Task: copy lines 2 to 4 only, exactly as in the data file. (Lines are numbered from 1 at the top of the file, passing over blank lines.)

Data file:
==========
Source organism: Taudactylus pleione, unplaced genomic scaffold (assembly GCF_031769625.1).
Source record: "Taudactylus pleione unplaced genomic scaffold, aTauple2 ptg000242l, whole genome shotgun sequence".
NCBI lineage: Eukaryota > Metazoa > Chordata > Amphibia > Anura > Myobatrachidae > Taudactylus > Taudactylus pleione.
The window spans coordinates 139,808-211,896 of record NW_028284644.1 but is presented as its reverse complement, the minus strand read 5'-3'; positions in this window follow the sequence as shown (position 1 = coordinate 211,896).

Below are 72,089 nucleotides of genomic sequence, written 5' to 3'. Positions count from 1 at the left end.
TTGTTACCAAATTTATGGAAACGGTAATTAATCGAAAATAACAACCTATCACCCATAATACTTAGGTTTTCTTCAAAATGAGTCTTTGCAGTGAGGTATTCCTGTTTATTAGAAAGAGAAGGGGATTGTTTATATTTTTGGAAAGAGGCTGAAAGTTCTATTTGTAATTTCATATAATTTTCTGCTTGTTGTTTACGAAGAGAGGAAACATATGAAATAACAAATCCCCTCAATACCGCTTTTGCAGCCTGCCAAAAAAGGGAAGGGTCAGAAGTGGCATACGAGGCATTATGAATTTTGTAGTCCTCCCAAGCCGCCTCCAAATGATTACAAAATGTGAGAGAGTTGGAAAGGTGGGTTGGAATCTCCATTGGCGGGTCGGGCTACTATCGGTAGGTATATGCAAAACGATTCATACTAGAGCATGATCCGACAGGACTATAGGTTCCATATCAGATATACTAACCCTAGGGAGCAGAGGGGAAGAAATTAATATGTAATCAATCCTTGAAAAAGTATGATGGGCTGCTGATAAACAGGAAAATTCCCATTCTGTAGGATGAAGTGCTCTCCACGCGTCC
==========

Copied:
Source record: "Taudactylus pleione unplaced genomic scaffold, aTauple2 ptg000242l, whole genome shotgun sequence".
NCBI lineage: Eukaryota > Metazoa > Chordata > Amphibia > Anura > Myobatrachidae > Taudactylus > Taudactylus pleione.
The window spans coordinates 139,808-211,896 of record NW_028284644.1 but is presented as its reverse complement, the minus strand read 5'-3'; positions in this window follow the sequence as shown (position 1 = coordinate 211,896).